Tire tree nabs Miller Tire a prize
MEXICO, Mo.-The hardest part of decorating this office Christmas tree was keeping other employees from selling parts of the symbol of the season.
At least that was the challenge for Miller Tire of Mexico, said office manager Donna Folta. She and co-owner Leslie Miller decorated the ``tree''-which really was about 10 tires stacked and adorned with the usual Christmas trappings.
``We had it all stacked up, and they sold our tires,'' Ms. Folta said, laughing.
But the topper for this tree was that it won in Mexico's annual business decorating contest.
Sandy Benn, special programs co-ordinator for the city of 12,000, said local businesses are judged on creativity and uniqueness in an effort to get the companies recognition in the town. Miller Tire won $100 for its efforts.
``It was a very good tree, and it turned out to be tires,'' Ms. Benn said with unmistakable surprise.
The tire tree, which also debuted in the local newspaper, is the talk of the little Missouri town, Ms. Benn said.
Miller Tire, which sells Cooper, Michelin and Hercules tires, was true to its brands with the tree. Michelin's ``Bib'' topped the tires-turned-tree in place of an angel.
Dealership sells tires, packs meat
JEFFERSON, Iowa-At this sale, customers select a tread then pick a chop.
McAtee Tire & Service Inc. in Jefferson held its annual Steak/Iowa Chop Tire Sale in November. The sale-a nearly 15-year tradition for the dealership-features a freezer in the showroom filled to the brim with frozen steaks and pork chops.
After customers buy their tires, they head to the freezer to pick out some meat. Four tires buy a hearty dinner for four.
Manager Frank Kozal said this year's promotion has yielded roughly a 20-percent increase in the store's traffic. The sale was advertised in radio spots, newspaper ads and point-of-sale promotions.
``We're holding our own for the way the economy is,'' Mr. Kozal said.
Mr. Kozal wasn't sure how much meat the store had gone through. When the freezer gets low, he heads to the butcher, who by now has gotten accustomed to the annual sale.
Gemini store wins eco-friendly award
MONROE, La.-Moore & Patron Tires & Service, an independent Goodyear Gemini dealership in Monroe, recently won the 2002 Conservation Marketing award for its environmentally friendly radio and TV ads.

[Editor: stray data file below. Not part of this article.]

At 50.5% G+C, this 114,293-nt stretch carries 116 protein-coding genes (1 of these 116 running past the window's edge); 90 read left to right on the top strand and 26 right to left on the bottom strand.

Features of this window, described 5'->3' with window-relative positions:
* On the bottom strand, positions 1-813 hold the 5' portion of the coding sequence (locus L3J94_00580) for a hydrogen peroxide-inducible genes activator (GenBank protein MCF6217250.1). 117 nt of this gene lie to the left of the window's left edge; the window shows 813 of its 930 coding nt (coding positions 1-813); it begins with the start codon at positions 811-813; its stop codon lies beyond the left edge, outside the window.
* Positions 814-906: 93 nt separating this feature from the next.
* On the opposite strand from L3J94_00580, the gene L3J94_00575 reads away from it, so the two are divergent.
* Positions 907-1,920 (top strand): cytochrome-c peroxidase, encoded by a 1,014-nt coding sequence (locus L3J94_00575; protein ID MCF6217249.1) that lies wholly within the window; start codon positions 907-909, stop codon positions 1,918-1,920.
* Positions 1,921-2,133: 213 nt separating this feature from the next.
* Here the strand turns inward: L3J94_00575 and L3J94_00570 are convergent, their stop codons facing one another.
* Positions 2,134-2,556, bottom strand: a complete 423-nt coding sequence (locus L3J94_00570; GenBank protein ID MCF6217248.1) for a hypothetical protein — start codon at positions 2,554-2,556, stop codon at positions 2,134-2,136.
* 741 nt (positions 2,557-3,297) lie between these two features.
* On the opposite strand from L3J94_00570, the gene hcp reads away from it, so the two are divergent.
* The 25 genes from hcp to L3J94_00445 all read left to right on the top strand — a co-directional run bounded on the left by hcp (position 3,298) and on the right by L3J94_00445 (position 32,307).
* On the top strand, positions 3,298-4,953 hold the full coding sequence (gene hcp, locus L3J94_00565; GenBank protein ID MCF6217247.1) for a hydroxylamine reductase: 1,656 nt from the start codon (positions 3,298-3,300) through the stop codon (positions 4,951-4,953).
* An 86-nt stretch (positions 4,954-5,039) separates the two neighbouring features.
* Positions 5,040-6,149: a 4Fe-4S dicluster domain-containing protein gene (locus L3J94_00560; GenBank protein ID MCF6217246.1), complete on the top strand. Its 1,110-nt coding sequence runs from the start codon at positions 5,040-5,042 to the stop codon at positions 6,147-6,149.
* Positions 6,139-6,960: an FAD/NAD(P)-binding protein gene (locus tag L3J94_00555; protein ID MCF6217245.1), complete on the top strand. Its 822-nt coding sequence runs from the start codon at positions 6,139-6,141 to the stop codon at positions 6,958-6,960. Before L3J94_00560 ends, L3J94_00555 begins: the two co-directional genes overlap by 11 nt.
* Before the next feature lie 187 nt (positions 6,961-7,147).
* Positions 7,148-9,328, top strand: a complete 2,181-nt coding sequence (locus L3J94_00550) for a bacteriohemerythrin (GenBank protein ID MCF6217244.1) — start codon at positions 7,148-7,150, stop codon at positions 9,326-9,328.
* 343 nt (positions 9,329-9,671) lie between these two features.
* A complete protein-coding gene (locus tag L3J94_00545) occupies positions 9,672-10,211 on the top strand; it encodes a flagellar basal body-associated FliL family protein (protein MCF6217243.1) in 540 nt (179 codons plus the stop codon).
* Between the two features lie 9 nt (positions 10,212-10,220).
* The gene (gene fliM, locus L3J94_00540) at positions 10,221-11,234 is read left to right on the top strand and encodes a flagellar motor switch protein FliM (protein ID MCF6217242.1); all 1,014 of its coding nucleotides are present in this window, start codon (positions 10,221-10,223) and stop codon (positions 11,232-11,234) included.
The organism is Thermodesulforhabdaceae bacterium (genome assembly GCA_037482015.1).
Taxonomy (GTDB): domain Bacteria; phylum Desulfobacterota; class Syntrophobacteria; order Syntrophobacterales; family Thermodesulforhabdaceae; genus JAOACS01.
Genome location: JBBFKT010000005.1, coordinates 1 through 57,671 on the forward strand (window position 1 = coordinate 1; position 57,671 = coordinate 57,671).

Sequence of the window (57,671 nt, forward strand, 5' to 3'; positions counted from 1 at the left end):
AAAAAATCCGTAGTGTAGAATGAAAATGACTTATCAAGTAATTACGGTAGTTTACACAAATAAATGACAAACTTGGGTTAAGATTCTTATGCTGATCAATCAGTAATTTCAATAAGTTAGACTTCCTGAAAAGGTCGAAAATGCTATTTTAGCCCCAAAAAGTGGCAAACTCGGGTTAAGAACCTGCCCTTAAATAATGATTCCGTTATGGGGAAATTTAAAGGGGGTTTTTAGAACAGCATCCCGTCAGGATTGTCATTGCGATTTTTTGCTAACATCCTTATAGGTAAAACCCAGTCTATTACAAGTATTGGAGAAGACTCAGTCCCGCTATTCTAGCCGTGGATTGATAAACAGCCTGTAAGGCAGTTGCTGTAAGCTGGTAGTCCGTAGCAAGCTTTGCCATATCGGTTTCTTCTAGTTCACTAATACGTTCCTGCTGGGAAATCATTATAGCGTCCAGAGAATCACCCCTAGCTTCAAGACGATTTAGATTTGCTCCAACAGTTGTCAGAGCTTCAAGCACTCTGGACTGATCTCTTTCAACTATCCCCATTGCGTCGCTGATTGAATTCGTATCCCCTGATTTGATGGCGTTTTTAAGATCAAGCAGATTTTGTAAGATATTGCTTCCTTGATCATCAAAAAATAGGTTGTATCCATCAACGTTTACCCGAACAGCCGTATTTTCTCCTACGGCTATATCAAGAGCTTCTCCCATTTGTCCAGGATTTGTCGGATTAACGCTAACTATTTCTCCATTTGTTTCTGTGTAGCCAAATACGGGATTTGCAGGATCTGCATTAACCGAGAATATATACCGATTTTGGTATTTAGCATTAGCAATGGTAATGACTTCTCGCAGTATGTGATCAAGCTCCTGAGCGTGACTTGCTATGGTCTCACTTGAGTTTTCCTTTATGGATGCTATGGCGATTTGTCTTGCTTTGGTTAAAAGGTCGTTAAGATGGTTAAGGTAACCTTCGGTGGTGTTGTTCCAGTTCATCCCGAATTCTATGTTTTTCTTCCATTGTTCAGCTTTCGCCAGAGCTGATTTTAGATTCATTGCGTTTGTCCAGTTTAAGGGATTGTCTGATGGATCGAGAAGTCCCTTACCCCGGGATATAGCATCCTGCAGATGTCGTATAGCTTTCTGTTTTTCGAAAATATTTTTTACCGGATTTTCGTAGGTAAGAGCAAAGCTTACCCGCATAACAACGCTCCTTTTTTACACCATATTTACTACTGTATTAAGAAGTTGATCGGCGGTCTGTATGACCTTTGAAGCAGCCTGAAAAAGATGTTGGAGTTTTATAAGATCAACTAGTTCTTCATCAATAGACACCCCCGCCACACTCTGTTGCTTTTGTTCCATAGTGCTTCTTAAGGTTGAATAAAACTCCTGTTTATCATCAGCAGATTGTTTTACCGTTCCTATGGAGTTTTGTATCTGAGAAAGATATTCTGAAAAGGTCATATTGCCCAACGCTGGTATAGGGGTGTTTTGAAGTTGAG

The dealership aired commercials demonstrating its recycling programs, giving vehicle/tire maintenance tips as part of its Gemini services, as well as encouraging the local community to keep the environment clean through responsible vehicle operations.
Moore & Patron's use of the Eco-Auto kit, radio programs and the Bog Frog character in its promotions helped the dealership increase monthly sales by 27.1 percent-including a 38-percent jump in service business-in its main store, along with increases of 6.8 to 16.9 percent in its other stores, according to Water Foundation, the conservation organization behind the award.
Brainerd, Minn.-based Water Foundation airs Eco-Auto radio tips on more than 850 radio stations across America.
The foundation awarded Moore & Patron with an expenses-paid fishing and golfing vacation to Brainerd. Goodyear will present the dealership with a plaque during its dealer conference in February. Moore & Patron operates four stores in Louisiana.
Alaska dealership hits 20th-with gift
ANCHORAGE, Alaska-For its 20th anniversary, Johnson's Tire Service Inc., based in Anchorage, had a chance to give and receive.
The six-outlet retail and wholesale dealership was named one of the top 100 businesses in Alaska by a leading business magazine, and it turned a routine annual sale into a fundraiser for a local charity.
President Jim Johnson, who founded the dealership with his wife Janet in April 1982, said the company donated $7,379 from its annual winter tire sale in September to the Boys & Girls Clubs of Southcentral Alaska.
The funds will be used for recreational programs and equipment, Mr. Johnson said. The company had supported the charity in the past, but this year's donation was Johnson's Tire's largest.
Though Mr. Johnson said he didn't try to lure customers with the promised donation, he said the company's image was boosted with talk around town. He said many customers called the charity's offices to make sure the promised donation was real, then offered their praise.
``Their phones rang off the hook,'' Mr. Johnson said.
He said the recognition from the local magazine also was a milestone for his dealership, which sells primarily Mastercraft and Nokian brands as well as tire lines offered by the Del-Nat Tire Corp. dealer buying group.
``It's basically a dream that came true,'' he said. ``But I've got the gray hair to show for it.''